Todd Sprinkle led QVC’s foray into mobile commerce.
The skin-care company is setting up shop in multiple countries on a new platform.
Tria Beauty, a manufacturer and retailer of skin-care products, is using a new e-commerce platform from Germany-based hybris to serve several international markets.
Although Tria Beauty sells through several major retailers like Nordstrom, Neiman-Marcus and Bloomingdale’s, its fastest growth is through its own direct-to-consumer sales, says Sridhar Nallani, vice president of information technology.
Tria Beauty operates several retail e-commerce sites for the U.S., Japan, Korea, Canada, Spain and the U.K., but until recently it operated each site on its in-house-developed platform based on the PHP programming framework.
To better support its online sales growth, which includes plans to launch sites for China and Australia, Tria realized it needed to migrate to a common e-commerce platform that would effectively integrate with its central enterprise resource planning system, including its back-end accounting and inventory management systems.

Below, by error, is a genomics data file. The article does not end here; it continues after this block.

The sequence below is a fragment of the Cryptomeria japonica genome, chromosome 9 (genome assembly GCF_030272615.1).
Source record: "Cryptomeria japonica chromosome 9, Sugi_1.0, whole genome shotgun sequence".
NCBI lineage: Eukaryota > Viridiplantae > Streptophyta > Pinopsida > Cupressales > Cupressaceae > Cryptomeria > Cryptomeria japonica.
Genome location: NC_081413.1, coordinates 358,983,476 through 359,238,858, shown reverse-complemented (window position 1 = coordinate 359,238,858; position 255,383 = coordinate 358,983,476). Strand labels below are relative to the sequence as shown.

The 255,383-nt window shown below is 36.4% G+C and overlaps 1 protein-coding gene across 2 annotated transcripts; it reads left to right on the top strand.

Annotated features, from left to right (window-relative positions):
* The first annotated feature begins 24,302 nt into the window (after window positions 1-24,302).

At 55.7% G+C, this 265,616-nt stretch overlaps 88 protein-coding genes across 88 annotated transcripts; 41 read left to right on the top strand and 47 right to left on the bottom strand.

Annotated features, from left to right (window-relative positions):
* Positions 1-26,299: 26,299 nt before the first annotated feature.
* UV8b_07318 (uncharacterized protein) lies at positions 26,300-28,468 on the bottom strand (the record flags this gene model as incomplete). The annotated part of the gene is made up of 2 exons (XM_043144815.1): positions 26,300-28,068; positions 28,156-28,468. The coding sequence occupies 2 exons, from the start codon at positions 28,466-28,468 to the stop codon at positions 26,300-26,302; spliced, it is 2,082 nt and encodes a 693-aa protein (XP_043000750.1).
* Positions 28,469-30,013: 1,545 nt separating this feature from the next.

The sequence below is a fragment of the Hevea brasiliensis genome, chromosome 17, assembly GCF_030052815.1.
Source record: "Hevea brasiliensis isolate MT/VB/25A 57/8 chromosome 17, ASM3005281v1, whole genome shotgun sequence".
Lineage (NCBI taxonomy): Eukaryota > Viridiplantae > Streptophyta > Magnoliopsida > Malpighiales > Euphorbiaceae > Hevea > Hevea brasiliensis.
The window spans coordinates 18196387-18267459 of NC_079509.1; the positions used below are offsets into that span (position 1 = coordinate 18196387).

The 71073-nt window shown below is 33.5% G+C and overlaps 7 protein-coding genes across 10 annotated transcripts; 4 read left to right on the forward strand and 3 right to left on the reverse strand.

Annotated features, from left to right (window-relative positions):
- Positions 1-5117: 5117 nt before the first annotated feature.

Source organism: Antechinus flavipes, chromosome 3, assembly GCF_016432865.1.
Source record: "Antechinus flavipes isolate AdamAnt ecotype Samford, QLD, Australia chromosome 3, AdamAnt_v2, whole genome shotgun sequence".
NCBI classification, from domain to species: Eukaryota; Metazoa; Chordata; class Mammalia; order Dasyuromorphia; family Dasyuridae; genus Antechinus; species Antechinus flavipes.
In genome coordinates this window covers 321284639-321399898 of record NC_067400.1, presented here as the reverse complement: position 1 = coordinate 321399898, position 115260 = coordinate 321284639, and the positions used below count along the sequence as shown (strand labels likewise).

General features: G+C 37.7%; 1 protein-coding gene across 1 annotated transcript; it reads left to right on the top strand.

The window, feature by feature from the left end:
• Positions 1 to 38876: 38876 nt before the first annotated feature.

Under its previous systems, Tria was unable to manage its home-grown sites from a central location, and that posed a growing problem as the retailer entered new markets. “It was getting out of hand as we tried to scale,” Nallani says. Tria also wanted its e-commerce site managers in each country to be able to control key parts of site content.
It chose hybris because it could integrate all the sites with its enterprise software and also provide local control to each site’s managers for merchandising and marketing, Nallani says.
Hybris also offered the best combination of out-of-the-box e-commerce functionality and integration of multiple sites with a back-end ERP system, he adds.
“Out of 60 features from hybris, several are completely open to being controlled by our business folks in different countries—for example, creating new landing pages and quickly changing graphics, and in their local language and currency, but with our common branding image,” he says. “These guys don’t have to depend on corporate I.T. to get things done.”